Procedural fairness, where the accused knows the identity and precise allegations of any accuser, is not appropriate for a whistle blower protection scheme because of the potential for retaliation. In Australia fairness is a commonly held value. Executives (and directors) need training to understand what may, on first encounter, appear to be an unfair system. Tiffany should ensure her CEO now truly understands the level of protection that must be granted to protected disclosers. He must show genuine contrition or she will have no choice but to terminate his appointment.

Tiffany must inform the Minister without delay of the involvement of the anti-corruption authority. Tiffany should check her enabling legislation to see what rights the Minister has in determining the CEO's fate. However, if the Minister asks Tiffany to terminate the CEO it will be hard to resist even if he is contrite.

She should contact the anti-corruption authority and ask to be kept informed as the case is assessed. If the anti-corruption authority decides to prosecute then Tiffany should stand the CEO aside while the matter runs its course. Most likely neither the Minister nor the authority will make a decision in the short term and the board should decide if they wish to stand down temporarily or terminate. Statement of full support would potentially reflect poorly on the board.

The complainant should be notified that their details have been leaked. The CEO must apologise personally to them.

Training all staff on protected disclosures, whistle-blowing and other matters would be good future risk management.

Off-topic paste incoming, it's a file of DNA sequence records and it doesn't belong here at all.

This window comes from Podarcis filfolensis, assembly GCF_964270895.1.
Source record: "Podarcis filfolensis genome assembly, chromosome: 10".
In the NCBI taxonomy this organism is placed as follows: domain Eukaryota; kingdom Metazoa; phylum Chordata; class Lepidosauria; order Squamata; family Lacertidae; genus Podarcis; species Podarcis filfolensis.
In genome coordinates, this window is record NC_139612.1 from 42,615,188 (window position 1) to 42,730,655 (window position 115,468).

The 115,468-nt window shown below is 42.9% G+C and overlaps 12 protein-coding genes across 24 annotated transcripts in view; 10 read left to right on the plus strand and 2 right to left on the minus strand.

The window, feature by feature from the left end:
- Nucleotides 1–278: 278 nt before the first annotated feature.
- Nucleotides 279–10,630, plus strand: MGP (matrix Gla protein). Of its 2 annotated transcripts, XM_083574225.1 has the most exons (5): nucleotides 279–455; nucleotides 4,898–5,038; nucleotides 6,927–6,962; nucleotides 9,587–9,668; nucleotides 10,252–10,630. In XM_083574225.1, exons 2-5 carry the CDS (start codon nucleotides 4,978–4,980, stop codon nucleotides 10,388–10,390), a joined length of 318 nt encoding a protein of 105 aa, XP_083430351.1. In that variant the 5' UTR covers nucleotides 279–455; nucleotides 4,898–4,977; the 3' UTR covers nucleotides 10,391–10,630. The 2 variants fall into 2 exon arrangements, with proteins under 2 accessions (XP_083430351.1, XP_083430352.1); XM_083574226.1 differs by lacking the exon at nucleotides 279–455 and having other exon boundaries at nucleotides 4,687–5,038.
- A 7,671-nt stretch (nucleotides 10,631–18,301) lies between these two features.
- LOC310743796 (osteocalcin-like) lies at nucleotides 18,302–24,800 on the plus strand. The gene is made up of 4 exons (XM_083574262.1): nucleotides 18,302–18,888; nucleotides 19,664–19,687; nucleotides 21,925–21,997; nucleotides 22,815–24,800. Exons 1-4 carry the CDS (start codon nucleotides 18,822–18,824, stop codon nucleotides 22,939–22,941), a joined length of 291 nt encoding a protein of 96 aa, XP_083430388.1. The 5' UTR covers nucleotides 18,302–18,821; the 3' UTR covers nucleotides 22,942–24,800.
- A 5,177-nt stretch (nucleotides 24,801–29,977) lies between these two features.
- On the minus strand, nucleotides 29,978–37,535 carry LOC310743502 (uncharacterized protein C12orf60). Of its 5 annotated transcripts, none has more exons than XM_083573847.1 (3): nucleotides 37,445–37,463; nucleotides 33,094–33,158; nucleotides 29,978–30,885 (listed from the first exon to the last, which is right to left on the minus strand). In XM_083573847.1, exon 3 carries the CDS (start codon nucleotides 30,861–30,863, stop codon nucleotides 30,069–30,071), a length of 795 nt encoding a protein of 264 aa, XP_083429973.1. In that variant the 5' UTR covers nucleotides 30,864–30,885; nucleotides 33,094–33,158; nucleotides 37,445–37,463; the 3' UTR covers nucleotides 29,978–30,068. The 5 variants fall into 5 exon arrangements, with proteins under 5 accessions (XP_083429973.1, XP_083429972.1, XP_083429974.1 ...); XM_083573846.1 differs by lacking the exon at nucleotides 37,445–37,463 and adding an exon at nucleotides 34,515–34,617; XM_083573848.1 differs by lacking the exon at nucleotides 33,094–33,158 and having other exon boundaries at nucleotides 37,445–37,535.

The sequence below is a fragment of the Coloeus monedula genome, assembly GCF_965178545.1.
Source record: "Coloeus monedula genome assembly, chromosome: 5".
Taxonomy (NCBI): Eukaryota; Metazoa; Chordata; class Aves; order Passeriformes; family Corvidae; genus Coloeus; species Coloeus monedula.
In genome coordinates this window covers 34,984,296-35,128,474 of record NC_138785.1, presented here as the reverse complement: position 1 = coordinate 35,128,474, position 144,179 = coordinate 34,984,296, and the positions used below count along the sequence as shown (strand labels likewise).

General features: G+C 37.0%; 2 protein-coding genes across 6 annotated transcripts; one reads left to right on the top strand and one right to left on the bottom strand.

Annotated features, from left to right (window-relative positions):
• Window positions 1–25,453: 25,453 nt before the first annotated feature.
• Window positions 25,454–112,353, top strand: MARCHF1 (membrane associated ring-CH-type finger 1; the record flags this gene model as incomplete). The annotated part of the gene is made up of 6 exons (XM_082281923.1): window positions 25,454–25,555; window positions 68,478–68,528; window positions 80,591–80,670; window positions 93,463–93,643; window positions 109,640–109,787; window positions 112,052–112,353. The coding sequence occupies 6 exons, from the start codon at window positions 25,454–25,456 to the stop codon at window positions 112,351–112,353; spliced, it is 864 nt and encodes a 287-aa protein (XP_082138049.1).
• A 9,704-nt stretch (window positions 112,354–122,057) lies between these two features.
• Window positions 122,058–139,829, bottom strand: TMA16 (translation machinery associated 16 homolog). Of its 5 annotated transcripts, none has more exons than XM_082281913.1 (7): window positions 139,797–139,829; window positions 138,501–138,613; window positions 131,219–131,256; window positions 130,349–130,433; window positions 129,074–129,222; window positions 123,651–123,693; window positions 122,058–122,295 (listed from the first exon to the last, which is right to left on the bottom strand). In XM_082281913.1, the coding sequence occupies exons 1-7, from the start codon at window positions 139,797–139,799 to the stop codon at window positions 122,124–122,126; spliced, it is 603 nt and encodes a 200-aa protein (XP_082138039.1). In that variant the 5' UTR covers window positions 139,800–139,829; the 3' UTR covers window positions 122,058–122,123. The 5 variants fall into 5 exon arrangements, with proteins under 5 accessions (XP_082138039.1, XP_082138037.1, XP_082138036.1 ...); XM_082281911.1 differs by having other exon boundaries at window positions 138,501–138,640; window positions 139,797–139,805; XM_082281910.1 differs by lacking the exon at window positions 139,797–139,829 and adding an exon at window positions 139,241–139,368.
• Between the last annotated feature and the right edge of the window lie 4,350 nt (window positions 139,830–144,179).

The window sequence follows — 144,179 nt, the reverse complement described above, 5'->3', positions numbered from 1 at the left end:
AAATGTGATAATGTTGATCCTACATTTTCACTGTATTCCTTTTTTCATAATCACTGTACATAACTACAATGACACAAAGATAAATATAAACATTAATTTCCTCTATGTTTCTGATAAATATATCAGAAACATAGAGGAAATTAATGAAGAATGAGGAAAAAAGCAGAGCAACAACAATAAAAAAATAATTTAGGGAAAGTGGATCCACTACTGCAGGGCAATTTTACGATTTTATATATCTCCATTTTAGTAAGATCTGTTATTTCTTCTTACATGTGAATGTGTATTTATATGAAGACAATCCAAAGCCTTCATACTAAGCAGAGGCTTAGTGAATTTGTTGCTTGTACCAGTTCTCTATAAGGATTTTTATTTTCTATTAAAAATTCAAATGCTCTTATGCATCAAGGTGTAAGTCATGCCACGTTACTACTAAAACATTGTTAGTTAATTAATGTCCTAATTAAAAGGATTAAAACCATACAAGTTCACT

Julie Garland McLellan is a practising non-executive director and board consultant based in Sydney, Australia.

Fiona’s Answer

The answer is in the first paragraph - the company is "subject to intense public scrutiny as it handles multi-million dollar investments and sensitive customer information".

There is no excuse for what the CEO has done as all whistleblower legislation internationally provides for the protection of a whistleblower's identity i.e. anonymity during and following a qualified disclosure. The CEO's inquiry is a fundamental failure to understand the basic principles behind whistleblowing including respect for staff and the law. The outburst to the SCO demonstrates the CEO's fragile ego. The CEO does not 'get' the principles behind healthy corporate culture or how to be a good leader.

Tiffany should be prepared to explain the situation to the Minister as a matter of urgency with Plans A and B including alternate communications strategies for both Plans as part of her presentation.